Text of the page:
De Jong: OECD must not water down its policies on tax evasion

2 October 2013

De Jong: OECD must not water down its policies on tax evasion

At a meeting of the Organisation for Economic Cooperation and Development, which brings together wealthy industrialised countries, SP Euro-MP Dennis de Jong proposed the establishment of an inter-parliamentary group to keep up the pressure for application of the G20 initiatives to counter tax evasion. The proposal was accepted by the OECD, with the result that such a network will be established in the near future. ‘The OECD does all of the preparatory work for the G20 and is as things stand the place where the struggle against tax evasion is carried out on an international level,’ explains De Jong, adding that this means that ‘it’s important that national MPs as well MEPs are informed about the latest developments and also that they can act as a sounding board for the OECD itself. Otherwise there’s a danger that negotiations between the OECD member states will suffer serious delays. It’s our task, as well as that of the NGOs, to stay on top of matters here.’

Dennis de JongDuring today’s meeting the Action Plan against Tax Evasion recently adopted by the G20 was clarified further. The plan, supported by both the OECD countries and the BRICS (Brazil, Russia, India, China and South Africa), aims to put an end to the abuse by multinationals of loopholes in tax law. The plan will be put into place over several years, but in the meantime De Jong doesn’t intend to sit on his hands. ‘During today’s discussions it became clear that governments and major corporations might well state officially that they want to tackle tax evasion, but at the same time they have an interest in ensuring that no watertight agreements are arrived at,’ he says.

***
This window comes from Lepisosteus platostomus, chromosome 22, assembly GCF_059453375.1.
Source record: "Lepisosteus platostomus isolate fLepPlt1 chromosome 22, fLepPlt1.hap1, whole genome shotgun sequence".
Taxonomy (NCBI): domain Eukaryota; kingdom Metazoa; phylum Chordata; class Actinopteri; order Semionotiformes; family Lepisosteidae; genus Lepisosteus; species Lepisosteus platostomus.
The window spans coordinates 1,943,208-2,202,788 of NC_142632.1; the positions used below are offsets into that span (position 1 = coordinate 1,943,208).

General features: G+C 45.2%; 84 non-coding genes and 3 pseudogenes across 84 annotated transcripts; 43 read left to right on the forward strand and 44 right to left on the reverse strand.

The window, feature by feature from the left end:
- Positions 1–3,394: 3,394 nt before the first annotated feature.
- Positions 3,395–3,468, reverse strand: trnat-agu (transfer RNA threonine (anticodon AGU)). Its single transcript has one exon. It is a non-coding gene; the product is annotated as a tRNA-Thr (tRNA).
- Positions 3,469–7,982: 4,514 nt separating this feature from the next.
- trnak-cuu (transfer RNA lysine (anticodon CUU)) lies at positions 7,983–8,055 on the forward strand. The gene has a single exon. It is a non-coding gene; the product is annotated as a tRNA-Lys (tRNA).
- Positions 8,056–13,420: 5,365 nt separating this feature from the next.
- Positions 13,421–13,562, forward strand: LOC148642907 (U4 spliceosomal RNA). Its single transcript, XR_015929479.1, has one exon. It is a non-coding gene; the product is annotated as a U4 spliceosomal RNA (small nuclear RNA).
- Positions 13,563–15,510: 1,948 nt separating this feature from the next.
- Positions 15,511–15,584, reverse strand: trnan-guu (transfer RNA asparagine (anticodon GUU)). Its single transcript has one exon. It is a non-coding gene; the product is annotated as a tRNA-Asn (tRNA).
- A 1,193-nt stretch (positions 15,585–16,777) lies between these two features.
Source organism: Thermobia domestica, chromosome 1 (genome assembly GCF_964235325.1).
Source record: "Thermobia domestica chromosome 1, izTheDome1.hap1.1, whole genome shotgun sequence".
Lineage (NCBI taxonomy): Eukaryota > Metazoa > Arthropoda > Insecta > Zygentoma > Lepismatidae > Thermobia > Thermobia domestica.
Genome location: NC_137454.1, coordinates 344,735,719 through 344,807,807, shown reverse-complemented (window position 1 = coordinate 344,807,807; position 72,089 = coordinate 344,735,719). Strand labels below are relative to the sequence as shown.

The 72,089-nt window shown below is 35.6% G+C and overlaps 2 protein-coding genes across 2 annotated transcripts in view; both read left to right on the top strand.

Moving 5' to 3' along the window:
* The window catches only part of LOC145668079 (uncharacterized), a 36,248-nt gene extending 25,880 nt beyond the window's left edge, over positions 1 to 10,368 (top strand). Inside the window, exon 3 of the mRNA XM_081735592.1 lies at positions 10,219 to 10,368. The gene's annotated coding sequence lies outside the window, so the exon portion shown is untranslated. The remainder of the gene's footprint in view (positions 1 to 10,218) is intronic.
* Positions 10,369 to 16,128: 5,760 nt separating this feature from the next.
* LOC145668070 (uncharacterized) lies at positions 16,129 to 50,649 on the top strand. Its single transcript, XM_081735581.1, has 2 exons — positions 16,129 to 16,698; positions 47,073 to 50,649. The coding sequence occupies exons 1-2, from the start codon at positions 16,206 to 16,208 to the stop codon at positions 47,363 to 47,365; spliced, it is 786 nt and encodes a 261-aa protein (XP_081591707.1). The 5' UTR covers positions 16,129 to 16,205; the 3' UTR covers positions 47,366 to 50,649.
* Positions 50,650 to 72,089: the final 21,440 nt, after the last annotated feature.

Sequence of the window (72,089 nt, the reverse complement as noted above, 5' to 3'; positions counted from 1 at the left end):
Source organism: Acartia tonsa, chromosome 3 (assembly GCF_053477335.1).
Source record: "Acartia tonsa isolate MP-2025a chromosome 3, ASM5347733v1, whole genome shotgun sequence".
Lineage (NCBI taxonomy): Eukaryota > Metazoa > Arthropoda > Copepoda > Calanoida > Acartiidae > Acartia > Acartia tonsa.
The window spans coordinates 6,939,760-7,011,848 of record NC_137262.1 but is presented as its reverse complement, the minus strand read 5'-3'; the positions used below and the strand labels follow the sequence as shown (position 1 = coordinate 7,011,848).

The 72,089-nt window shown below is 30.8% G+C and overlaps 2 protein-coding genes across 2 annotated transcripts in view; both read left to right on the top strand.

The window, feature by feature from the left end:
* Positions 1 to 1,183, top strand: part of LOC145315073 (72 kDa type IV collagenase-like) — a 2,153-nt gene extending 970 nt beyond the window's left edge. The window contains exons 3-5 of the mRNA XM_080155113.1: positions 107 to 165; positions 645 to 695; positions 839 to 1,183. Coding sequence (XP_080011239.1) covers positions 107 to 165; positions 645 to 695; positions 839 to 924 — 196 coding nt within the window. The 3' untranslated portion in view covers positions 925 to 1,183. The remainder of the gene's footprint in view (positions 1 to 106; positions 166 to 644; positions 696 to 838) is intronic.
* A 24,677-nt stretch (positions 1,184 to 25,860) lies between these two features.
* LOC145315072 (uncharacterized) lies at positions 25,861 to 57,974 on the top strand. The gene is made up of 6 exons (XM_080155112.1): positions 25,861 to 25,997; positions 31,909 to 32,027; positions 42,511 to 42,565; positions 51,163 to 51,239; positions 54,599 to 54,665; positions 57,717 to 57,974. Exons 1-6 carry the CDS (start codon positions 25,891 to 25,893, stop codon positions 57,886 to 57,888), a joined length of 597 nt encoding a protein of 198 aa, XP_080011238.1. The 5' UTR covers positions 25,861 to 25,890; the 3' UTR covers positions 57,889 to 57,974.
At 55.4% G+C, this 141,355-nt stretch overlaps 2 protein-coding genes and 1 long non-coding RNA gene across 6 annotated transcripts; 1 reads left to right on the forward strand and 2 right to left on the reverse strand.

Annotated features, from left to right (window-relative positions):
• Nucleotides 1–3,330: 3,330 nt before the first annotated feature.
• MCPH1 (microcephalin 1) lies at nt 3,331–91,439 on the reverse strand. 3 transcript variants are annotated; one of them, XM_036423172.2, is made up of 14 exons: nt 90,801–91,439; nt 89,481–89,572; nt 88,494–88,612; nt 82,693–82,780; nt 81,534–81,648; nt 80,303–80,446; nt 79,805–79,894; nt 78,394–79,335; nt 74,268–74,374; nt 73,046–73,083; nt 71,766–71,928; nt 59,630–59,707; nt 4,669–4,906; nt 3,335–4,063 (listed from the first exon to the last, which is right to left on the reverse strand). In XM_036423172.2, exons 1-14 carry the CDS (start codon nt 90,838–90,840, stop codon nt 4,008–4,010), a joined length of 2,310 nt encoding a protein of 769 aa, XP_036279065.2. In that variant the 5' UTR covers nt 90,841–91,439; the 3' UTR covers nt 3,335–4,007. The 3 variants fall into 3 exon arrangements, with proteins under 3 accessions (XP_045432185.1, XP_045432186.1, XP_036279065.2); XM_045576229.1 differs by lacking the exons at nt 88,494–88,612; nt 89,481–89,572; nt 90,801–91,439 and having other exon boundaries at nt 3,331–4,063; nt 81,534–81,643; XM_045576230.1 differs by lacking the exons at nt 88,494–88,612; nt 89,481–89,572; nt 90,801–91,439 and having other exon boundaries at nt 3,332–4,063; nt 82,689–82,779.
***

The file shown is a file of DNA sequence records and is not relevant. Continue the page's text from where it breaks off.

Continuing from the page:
Outside of parliaments and of the OECD, pressure must also be brought to bear for an end to tax evasion, adds De Jong. ‘Actions by consumers’ organisations against tax-dodging corporations, such as happened last week in England when activists targeted Starbucks, are essential,’ he argues. ‘Multinationals are scared to death of suffering damage to their reputations and of having to face mass boycotts. The fact that several multinationals stayed away from a recent hearing on the issue in the Dutch national Parliament shows how sensitive the matter is. The OECD has, on my request, promised to enter into consultations with consumer groups over their role in relation to tax evasion. In my view more actions are needed against the firms that practice tax evasion.'

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